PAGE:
Label: Noise Salvation Records
Genre: Black Metal, Blackened Death Metal
Release Date: September 6th, 2019
Innovation is overrated. In the search for new sounds, musicians can forsake what made them passionate in the first place and create worse sounds than they otherwise would. However, musical innovation does provide a simple way for one’s sound to stand out from the crowd; there are dozens of albums being released each week, and being unique can be the difference between an album sticking in the listener’s mind for years and an otherwise competent band being forgotten by the time the next album has arrived. And that’s where Canadian blackened death metallers Eclipser fight their battle on their debut album Pathos.
According to the promotional material, Eclipser “spews forth a foreboding polarity of soaring melodies and nightmarish dissonance, coiled together to create a dreadful malaise of blackened death metal promised to starve the light of everything it touches.” I am thankful that this was mentioned in words, because otherwise I would have had no idea that this was the musical intent behind the album. They claim an “emotionally disturbing sonic landscape,” but the only atmosphere present is one of comfort, bordering on safety. Sure, in comparison to, say, Rod Stewart, this is a dissonant and dark work, but compared to the last twenty years of black metal there’s nothing particularly disturbing about this at all. It actually feels catchy, by the numbers, and familiar.
Although the music on Pathos isn’t particularly unique, and the atmosphere presented is nothing special at best, that’s not to say that there is nothing to like here. The songwriting in particular is top-notch. The riffs are all interesting, and the songs all feel like they last exactly the right length: They end when the musical ideas expressed are done, but they never overstay their welcome. The first track, “On Mournful Waves Of Eternal Dusk,” threatens to become boring and repetitive at times, but just as that line is about to be crossed Eclipser switches up the sound and finds a different motif to work with. The band’s ability to run right to the cliff of boredom without ever falling over is very, very impressive, especially for a debut album. This requires lots of compositional talent to pull off, but it also requires confidence. This band oozes confidence from top to bottom.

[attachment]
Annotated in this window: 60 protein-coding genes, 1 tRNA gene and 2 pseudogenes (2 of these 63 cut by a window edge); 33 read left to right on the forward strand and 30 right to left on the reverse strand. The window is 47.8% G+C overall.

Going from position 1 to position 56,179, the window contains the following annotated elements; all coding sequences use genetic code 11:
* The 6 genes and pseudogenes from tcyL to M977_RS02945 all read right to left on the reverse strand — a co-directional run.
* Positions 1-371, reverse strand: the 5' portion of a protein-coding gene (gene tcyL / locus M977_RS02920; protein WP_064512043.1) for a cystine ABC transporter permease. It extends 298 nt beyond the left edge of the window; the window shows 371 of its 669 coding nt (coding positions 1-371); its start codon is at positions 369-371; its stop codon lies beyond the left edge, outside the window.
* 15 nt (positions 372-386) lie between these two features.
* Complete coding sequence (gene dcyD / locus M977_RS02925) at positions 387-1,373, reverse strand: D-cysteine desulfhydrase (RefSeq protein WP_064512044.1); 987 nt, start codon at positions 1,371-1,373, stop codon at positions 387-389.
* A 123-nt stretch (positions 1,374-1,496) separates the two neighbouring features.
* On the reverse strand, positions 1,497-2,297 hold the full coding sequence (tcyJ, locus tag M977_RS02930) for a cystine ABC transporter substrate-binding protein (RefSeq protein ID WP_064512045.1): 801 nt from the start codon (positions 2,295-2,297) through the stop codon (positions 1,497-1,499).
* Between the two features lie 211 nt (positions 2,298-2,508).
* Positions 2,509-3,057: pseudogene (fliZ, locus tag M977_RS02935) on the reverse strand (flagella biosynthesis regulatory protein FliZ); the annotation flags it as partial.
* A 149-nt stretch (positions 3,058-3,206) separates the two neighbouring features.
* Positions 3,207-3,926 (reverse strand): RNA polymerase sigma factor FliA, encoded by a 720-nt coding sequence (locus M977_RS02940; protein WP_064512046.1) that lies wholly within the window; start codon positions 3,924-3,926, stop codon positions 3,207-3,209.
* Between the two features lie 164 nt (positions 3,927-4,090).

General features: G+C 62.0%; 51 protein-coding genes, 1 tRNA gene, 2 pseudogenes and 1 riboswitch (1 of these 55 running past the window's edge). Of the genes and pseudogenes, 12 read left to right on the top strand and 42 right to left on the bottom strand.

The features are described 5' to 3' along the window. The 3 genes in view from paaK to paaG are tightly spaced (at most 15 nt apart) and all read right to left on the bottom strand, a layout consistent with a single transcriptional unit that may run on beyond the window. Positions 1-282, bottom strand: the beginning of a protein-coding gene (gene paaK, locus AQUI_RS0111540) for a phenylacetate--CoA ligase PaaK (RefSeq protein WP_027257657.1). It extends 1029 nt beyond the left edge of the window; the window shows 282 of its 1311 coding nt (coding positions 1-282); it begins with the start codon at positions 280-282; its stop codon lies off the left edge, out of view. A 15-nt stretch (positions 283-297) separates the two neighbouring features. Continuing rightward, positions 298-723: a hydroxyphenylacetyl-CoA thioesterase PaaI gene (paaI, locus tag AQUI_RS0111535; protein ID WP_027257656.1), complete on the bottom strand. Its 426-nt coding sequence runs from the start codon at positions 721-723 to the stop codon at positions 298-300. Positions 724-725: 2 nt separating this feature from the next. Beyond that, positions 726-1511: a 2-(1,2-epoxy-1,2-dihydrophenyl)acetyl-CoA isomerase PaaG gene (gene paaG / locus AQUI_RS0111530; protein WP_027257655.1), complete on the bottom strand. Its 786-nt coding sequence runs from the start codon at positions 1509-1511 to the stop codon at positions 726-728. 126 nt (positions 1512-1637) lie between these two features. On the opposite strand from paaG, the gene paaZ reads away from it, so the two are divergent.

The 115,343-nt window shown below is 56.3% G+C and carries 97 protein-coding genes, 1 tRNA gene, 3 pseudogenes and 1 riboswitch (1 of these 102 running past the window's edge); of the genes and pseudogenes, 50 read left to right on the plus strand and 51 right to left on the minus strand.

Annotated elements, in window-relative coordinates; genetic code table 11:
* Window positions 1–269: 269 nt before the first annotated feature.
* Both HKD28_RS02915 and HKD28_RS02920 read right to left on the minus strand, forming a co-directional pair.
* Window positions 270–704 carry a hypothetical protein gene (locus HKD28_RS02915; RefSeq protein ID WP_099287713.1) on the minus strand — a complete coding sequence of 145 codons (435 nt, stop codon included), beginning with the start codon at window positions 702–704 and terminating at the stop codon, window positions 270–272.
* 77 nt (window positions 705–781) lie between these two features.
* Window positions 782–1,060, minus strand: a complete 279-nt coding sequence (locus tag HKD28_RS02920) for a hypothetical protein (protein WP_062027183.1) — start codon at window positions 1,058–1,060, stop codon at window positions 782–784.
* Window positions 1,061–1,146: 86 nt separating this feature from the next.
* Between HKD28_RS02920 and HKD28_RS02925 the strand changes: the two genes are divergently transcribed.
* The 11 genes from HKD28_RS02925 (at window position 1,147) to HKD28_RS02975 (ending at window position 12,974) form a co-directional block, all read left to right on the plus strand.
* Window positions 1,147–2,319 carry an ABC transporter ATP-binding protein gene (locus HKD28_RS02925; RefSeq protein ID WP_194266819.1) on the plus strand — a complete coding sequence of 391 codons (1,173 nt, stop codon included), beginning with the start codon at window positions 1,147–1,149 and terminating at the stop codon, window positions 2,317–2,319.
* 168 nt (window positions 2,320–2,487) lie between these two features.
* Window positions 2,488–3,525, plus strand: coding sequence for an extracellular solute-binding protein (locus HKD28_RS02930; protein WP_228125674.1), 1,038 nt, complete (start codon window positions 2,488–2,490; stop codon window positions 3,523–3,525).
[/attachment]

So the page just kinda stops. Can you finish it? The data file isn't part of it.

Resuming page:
This confidence is most apparently expresses in the vocals of Francesco Falsetto and Ryan Menard. These set the tone for the album. Loud, bold, and aggressive rasps can be heard on every song, with no real moments of weakness or hesitation. It can hard to convey emotion through distorted screaming, but they manage beautifully and fill out the sound of the songs in a way that would be absent if this album was in the hands of a lesser band.
It can also be hard to convey emotion through sub-optimal production, and unfortunately this is not managed well. The entire album is slightly muddy. This is not actually the problem; after all, this is a black metal album. Lo-fi sounds are a part of the genre’s history, and can be extremely helpful in creating the atmosphere that one wants (not that this was successful, but still). The muddiness is also normalized halfway through the first song and isn’t truly noticeable after that point. However, there is a specific problem with the mastering that is jarring and takes the listener out of the music: The instruments don’t always mesh well together. Occasionally when the guitars enter the sound is so jarring that it splits the songs in two and removes me from the listening experience. This would be fine if it was intentional, but it doesn’t sound like it is.
Lyrically, Pathos can hold its own. There are biblical references, quotes from Dante, and black metal tropes throughout. Yes, some of this is just what you expect from a black metal album. No one will be surprised or impressed by people dying or references to satan and gods in this context. However, the album as a whole feels very cohesive. There is a sense of searching for god and for the erasure of sin and pain throughout the album. This doesn’t seem to be a concept album, but there are definitely threads from song to song. Although the topics presented may not be unique, this is a band that has something to say, and if you are at all interested I highly urge you to look up the lyrics while you are listening to Pathos. You will not be disappointed.
On Pathos, Eclipser doesn’t do a whole lot wrong. However, they also don’t do a whole lot that hasn’t been done better by a lot of other bands. If you are a huge black metal or blackened death metal fan, check these guys out. There is a lot to love with this album. But if you usually lean away from black metal, this will do nothing to entice you or make you feel any differently than normal. You probably already know what the album sounds like, for better and for worse. I mostly enjoyed listening to Pathos while writing this review. But in a year? I can’t promise I’ll remember that this album even existed. Maybe that’s too high of a bar to set, but Eclipser definitely has the talent to meet it.
- On Mournful Waves of Eternal Dusk
- The Key of Grievous Calamity
- Dismal Luminaries
- Cruel is the Light to Thee
- Sorrow Spirals
Total Playing Time: 30:10